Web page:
03/25/2013 04:05 pm ET Updated May 25, 2013

Discriminatory discipline: Feds and Mississippi school district reach agreement on changes

By Susan Ferriss

A Mississippi school district under scrutiny for excessive punishment of black students has reached an agreement with the U.S. Department of Justice to enact new disciplinary policies, train school police officers in "bias-free" policing and stop involving officers in minor campus behavioral disputes.

"We commend the Meridian Public School District for taking this huge stop toward ensuring that its schools are safe and welcoming to all students - and that education is a road to success instead of a pipeline to prison," said Jocelyn Samuels, principal deputy assistant attorney general for the department's Civil Right Division.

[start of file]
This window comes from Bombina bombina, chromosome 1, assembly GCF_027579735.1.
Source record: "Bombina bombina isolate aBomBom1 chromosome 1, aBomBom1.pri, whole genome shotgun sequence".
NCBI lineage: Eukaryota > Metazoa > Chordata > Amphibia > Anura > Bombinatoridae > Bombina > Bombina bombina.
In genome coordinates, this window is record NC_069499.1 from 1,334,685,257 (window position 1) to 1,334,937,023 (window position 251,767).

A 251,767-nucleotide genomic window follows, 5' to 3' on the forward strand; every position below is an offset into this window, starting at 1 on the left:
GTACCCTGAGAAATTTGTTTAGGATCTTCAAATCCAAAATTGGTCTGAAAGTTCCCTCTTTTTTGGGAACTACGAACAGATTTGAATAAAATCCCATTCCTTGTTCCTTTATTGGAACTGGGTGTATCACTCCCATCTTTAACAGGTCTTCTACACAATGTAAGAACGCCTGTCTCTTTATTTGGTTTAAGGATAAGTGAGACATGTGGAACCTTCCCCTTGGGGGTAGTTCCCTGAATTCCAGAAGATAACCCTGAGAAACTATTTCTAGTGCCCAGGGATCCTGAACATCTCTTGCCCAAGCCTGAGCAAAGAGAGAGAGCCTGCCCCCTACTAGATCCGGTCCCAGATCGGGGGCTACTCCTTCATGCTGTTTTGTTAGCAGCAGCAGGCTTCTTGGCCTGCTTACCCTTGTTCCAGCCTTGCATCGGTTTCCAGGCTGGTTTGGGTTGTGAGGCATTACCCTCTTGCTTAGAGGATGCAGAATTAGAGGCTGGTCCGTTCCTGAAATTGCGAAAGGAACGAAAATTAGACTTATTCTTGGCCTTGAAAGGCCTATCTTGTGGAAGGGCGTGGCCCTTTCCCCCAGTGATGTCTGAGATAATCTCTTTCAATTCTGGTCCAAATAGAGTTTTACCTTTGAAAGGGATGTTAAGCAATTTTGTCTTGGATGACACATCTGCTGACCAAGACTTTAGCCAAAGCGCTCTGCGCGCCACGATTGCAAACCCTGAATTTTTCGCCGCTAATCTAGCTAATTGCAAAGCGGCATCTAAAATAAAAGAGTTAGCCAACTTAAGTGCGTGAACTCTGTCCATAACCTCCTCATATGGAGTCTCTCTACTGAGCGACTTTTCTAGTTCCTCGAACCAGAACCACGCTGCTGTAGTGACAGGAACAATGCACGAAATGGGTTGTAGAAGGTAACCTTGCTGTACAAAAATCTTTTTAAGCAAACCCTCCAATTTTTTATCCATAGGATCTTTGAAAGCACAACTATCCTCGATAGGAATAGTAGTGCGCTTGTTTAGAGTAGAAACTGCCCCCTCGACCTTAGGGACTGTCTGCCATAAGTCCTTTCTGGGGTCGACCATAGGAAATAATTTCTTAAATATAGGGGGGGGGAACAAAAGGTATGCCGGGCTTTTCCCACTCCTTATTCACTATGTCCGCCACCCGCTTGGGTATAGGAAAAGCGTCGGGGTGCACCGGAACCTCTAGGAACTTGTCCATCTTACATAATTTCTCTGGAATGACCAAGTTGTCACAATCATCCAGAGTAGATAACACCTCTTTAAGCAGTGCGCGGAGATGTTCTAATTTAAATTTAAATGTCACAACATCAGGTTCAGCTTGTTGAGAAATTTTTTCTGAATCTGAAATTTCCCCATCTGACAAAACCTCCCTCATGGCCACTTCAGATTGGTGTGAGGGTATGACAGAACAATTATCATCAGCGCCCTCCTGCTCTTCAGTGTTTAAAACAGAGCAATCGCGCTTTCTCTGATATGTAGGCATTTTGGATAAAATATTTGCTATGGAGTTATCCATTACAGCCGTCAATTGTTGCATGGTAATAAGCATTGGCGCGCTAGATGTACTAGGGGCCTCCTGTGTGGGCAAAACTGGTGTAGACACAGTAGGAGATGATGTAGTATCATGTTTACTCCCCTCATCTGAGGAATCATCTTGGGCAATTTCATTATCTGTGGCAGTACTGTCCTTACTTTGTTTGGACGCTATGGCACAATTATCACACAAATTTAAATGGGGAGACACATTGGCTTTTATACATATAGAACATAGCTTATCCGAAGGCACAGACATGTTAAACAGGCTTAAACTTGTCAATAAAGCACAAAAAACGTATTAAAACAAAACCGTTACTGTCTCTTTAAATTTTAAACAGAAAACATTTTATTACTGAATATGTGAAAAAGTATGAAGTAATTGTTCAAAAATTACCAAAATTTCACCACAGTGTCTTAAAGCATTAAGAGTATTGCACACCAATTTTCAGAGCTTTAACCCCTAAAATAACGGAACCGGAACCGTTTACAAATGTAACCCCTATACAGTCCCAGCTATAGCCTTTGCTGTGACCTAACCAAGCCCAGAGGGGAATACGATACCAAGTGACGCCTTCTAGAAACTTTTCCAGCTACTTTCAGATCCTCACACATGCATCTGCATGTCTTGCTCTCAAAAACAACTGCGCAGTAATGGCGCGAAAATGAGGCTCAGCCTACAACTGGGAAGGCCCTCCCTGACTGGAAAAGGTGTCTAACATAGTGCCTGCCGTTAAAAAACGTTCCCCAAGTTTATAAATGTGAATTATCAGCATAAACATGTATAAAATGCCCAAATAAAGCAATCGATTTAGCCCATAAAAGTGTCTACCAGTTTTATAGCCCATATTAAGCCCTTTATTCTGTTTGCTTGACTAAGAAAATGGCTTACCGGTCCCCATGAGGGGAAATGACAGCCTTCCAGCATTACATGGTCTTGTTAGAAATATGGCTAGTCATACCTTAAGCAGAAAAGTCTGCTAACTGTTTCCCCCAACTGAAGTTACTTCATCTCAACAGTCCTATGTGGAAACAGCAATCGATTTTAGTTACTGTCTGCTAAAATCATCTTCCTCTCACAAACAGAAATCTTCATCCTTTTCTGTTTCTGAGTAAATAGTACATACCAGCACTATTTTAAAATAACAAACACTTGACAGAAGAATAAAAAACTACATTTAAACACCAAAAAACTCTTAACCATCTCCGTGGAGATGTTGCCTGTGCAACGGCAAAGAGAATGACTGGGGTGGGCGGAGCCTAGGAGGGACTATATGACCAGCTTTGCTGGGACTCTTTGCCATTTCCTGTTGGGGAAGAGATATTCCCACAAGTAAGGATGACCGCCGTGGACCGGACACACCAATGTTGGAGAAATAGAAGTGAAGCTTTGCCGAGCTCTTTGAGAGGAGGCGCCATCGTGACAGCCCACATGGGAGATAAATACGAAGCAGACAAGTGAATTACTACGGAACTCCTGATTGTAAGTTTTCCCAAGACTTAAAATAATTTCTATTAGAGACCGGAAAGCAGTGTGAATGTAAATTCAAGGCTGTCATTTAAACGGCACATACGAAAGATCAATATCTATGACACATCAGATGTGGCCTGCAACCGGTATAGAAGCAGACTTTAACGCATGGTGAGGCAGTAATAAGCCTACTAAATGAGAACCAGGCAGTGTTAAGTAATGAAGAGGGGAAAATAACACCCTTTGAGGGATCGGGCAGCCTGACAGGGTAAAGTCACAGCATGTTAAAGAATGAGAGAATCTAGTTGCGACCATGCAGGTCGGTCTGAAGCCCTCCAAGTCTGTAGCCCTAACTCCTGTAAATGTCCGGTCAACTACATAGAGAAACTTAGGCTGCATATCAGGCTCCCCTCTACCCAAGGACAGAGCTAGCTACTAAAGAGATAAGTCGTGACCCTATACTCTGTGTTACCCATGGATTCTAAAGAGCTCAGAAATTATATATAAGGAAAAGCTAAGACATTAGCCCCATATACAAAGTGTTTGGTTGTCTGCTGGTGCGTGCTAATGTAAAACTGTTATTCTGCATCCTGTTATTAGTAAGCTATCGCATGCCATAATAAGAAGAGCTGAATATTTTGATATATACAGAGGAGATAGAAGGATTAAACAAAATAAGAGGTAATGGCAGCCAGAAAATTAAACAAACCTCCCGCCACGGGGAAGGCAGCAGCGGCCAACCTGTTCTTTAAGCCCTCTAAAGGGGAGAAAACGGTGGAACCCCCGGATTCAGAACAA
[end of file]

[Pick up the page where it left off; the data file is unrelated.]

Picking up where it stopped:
At a Friday briefing with reporters, Samuels said the division hopes that school districts nationwide will look to the Meridian agreement as a model for addressing complaints of overly harsh and sometimes racially disproportionate discipline. As the Center for Public Integrity reported previously, Meridian, Miss., police told federal investigators that they were functioning as a "taxi service" to ferry students to jail for allegations of defiance and disrespect.

Continue this story and read more investigations at The Center for Public Integrity